In June 2016, FASB issued ASU 2016-13, Financial Instruments - Credit Losses (Topic 326): Measurement of Credit Losses on Financial Instruments. The ASU requires the measurement of all expected credit losses for financial assets held at the reporting date based on historical experience, current conditions, and reasonable and supportable forecasts. The ASU requires enhanced disclosures to help investors and other financial statement users better understand significant estimates and judgments used in estimating credit losses, as well as the credit quality and underwriting standards of an organization's portfolio. These disclosures include qualitative and quantitative requirements that provide additional information about the amounts recorded in the financial statements. In addition, the ASU amends the accounting for credit losses on available-for-sale debt securities and purchased financial assets with credit deterioration. The ASU is effective for fiscal years, and interim periods within those fiscal years, beginning after December 15, 2019, with early adoption permitted for all organizations for fiscal years, and interim periods within those fiscal years, beginning after December 15, 2018. The Company expects this ASU to impact its accounting for allowances for doubtful accounts and is currently evaluating the extent of the impact that the adoption of this standard will have on its consolidated financial statements, including its accounting policies, processes and systems.
In February 2016, the FASB issued ASU 2016-02, Leases (Topic 842) ("ASU 2016-02") and issued subsequent amendments to the initial guidance. Under the new guidance, lessees will be required to recognize the following for all leases (with the exception of short-term leases) at the commencement date: (1) a lease liability, which is a lessee's obligation to make lease payments arising from a lease, measured on a discounted basis; and (2) a right-of-use asset ("ROU"), which is an asset that represents the lessee's right to use, or control the use of, a specified asset for the lease term. The standard allows entities to adopt with one of two methods: the modified retrospective transition method or the alternative transition method. The Company currently anticipates adopting the standard using the alternative transition method, under which the Company will recognize the cumulative effects of initially applying the standard as an adjustment to the opening balance of retained earnings in the period of adoption. The new guidance is effective for fiscal years beginning after December 15, 2018, including interim periods within those fiscal years, with early adoption permitted. The Company will adopt the standard on January 1, 2019.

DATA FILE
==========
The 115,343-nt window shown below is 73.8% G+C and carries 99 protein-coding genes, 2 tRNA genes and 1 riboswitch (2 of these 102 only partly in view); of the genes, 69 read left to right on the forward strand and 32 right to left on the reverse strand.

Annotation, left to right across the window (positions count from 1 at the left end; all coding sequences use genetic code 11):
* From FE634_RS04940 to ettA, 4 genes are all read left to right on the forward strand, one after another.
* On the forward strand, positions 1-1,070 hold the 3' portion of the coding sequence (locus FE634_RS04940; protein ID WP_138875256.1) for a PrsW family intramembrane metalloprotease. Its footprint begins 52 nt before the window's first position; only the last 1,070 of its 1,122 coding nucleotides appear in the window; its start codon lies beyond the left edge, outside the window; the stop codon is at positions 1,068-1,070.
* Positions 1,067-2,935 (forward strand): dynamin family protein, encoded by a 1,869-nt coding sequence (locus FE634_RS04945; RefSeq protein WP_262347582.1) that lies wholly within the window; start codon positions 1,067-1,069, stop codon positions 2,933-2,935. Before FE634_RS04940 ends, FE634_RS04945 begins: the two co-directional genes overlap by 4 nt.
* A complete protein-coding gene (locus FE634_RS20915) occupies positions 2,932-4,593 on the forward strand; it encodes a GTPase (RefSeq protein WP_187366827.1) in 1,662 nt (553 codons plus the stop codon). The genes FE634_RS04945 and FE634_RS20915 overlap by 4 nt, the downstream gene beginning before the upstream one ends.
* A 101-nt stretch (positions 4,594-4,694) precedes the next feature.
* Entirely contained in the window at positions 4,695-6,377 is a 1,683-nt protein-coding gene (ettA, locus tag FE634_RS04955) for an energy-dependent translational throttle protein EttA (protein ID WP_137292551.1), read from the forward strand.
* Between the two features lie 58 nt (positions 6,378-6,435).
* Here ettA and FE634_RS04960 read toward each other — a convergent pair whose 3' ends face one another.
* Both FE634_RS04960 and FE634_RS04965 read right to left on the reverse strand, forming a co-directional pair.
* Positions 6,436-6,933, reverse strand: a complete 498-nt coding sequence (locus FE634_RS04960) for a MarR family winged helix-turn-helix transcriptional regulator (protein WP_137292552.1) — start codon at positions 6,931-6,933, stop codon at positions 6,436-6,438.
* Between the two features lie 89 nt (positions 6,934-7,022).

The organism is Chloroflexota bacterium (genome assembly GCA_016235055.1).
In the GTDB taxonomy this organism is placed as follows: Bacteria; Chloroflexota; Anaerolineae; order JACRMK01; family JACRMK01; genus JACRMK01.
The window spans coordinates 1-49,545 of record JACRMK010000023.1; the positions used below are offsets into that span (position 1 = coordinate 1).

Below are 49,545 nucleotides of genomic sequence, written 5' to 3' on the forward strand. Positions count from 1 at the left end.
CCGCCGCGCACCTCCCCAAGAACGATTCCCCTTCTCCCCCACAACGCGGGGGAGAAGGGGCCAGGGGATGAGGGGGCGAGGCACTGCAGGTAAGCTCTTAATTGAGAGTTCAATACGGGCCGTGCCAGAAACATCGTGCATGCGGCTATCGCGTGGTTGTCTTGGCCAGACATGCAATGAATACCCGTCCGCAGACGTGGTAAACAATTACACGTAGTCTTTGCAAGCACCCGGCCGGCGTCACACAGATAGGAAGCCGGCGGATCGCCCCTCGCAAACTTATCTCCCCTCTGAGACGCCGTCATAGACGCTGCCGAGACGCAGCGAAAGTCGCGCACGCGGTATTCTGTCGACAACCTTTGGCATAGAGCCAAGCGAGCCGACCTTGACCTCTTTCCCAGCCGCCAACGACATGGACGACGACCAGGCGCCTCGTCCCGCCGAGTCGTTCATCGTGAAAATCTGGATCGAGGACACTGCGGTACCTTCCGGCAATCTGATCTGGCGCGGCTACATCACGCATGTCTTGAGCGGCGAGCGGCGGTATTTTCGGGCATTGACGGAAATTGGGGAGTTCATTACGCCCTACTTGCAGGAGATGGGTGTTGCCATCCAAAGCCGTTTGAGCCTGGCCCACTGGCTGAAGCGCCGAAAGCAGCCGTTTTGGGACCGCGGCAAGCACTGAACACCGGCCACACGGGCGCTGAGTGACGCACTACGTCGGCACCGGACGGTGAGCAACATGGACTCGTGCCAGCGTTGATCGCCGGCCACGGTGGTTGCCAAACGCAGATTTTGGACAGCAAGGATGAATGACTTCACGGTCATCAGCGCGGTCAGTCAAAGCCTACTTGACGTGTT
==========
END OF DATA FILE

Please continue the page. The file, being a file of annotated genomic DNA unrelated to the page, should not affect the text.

In adopting the new guidance, the Company expects to elect the package of practical expedients which allows the Company not to reassess (1) whether any expired or existing contracts contain leases under the new definition of a lease; (2) the lease classification for any expired or existing leases; and (3) whether previously capitalized initial direct costs would qualify for capitalization under ASC 842. The Company also expects to elect the land easements practical expedient which permits the